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Wed July 18, 2012
Sulphur Springs Citizens to Vote on Alcohol Sales
SULPHUR SPRINGS - City officials have verified the roughly 1,300 signatures submitted asking for two alcohol related items to be placed on the November ballot.
Sulphur Springs City Secretary Gale Roberts tells the Sulphur Springs News-Telegram that 1,176 signatures were needed.
“That will mean that [the city council] will call for two elections on the Aug. 7 agenda, but the elections won't be held until November in the general election.”
Registered voters will be asked this fall if they’re for or against the sale of beer and wine for off-premise consumption only and the sale of mixed beverages in restaurants by food and beverage certificate holders only, making Sulphur Springs the latest Northeast Texas city to call for a wet/dry election.
Over the last several years, nearly a dozen local municipalities have conducted similar elections, most passing. Some cities tried a couple of times before they received approval.
Wolfe City and Quinlan were the latest entities to come aboard as wet cities, earning enough votes in November 2011. That came two years after voters there rejected measures to allow alcohol sales within city limits. Citizens in Emory, Fate, Farmersville and Paris have also won approval of similar ballot items within the last few years, while the cities of Reno and Canton have been unsuccessful.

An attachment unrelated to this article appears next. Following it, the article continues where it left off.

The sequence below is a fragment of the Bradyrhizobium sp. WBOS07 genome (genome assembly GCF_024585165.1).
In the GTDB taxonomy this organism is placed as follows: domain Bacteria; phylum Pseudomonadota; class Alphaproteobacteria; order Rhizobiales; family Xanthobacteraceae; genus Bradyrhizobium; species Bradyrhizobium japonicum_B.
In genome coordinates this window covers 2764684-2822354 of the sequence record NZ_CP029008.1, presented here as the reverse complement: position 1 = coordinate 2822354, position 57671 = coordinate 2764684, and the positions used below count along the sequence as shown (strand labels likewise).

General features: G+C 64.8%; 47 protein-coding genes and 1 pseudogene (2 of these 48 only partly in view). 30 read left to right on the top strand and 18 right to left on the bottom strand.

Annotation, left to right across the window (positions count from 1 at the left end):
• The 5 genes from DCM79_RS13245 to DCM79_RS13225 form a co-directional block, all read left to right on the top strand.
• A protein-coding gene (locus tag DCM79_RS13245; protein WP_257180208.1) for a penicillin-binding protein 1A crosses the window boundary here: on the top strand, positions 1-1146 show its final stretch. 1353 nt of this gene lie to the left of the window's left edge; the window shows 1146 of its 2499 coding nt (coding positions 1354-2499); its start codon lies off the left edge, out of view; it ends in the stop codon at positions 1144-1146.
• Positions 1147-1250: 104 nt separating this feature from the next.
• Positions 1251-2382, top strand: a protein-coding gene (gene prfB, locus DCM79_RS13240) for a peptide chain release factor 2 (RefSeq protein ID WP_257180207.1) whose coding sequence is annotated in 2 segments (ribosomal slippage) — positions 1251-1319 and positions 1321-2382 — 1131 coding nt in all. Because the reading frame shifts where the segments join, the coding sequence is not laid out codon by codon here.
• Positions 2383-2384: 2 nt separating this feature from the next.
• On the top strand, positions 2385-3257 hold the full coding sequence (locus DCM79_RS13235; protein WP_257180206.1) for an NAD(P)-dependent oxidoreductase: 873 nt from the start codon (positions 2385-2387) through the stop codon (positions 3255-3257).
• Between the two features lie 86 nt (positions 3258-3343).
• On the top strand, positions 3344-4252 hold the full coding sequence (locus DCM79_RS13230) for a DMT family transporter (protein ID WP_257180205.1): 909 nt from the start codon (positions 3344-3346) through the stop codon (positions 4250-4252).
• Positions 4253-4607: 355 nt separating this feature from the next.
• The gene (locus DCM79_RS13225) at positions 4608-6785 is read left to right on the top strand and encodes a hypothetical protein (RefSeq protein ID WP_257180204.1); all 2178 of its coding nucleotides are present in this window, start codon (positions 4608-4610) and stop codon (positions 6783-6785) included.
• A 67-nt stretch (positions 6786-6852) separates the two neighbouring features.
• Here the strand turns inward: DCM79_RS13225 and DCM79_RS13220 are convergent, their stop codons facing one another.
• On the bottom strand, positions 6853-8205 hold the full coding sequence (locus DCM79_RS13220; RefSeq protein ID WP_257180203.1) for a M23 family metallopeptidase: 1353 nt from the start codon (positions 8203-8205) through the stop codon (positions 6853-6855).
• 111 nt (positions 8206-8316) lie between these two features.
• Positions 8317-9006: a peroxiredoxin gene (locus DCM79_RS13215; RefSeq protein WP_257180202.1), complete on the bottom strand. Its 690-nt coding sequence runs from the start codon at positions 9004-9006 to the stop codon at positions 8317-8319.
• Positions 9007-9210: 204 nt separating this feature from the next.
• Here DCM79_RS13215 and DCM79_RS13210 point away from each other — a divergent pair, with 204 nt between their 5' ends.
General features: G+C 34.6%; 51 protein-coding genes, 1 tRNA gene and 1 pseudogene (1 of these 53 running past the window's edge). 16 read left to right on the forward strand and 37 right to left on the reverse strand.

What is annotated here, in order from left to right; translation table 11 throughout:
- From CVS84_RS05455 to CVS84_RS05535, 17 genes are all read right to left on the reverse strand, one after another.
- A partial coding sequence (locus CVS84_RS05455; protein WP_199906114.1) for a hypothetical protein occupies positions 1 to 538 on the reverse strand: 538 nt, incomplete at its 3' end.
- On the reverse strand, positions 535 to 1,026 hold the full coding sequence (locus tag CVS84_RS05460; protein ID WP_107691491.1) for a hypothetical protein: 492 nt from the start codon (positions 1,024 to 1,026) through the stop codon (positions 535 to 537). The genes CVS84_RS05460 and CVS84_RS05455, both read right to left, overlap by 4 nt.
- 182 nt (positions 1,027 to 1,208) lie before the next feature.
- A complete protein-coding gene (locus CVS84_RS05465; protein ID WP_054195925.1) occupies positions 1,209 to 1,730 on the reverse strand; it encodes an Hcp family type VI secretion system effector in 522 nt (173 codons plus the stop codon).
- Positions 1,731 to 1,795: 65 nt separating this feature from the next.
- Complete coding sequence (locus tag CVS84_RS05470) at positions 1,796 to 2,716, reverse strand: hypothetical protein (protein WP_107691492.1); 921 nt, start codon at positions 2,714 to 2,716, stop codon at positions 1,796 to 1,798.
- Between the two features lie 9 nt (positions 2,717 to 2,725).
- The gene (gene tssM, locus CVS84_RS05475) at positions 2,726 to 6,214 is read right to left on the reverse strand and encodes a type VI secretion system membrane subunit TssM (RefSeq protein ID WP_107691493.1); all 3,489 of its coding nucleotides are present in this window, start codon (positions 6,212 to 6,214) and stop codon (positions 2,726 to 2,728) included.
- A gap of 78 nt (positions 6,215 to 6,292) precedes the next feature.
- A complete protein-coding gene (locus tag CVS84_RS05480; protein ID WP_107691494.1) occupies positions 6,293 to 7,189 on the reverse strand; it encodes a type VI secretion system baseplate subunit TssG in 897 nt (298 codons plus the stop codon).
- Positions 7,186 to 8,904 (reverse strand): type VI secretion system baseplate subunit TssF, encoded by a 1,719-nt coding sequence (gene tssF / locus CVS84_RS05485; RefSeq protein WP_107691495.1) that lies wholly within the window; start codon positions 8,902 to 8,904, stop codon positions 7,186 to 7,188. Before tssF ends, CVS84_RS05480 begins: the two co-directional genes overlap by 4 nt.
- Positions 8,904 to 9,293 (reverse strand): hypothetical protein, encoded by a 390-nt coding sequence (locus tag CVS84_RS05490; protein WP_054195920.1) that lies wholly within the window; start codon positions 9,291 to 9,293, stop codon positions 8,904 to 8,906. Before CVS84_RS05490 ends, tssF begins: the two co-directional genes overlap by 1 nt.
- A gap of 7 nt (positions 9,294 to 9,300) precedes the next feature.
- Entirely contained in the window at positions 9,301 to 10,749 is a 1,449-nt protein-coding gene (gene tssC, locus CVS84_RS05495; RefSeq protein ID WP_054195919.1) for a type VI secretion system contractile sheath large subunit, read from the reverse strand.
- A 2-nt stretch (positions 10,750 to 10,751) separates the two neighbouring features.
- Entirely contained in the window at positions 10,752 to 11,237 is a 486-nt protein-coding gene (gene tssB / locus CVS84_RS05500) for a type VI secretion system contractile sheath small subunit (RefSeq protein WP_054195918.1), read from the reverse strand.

November 2009 experienced a slew of wet/dry elections locally.
Billy Horton, owner of Austin-based Hard County, Inc. – which offers strategy and planning for petition drives – told KETR the reason for the increase is a lax in the law requiring 50 percent of voters to appear on a petition for the item to go to a vote.
“It was then decreased to 35 percent, but even 35 percent was very difficult,” Horton said. “In 2003 the legislature made a change in that law and changed it to a requirement that basically states that you have to gather enough signatures on a petition that would be equivalent to 35 percent of the total that voted in the last gubernatorial election.”
Horton adds many cities cite the ability to sell alcoholic beverages or wine, particularly at restaurants, helps increase sales tax revenue and brings in new business.
According to the Texas Alcoholic Beverage Commission, among the cities locally that remain dry are Bonham, Como, Cooper, Honey Grove, and Lone Oak.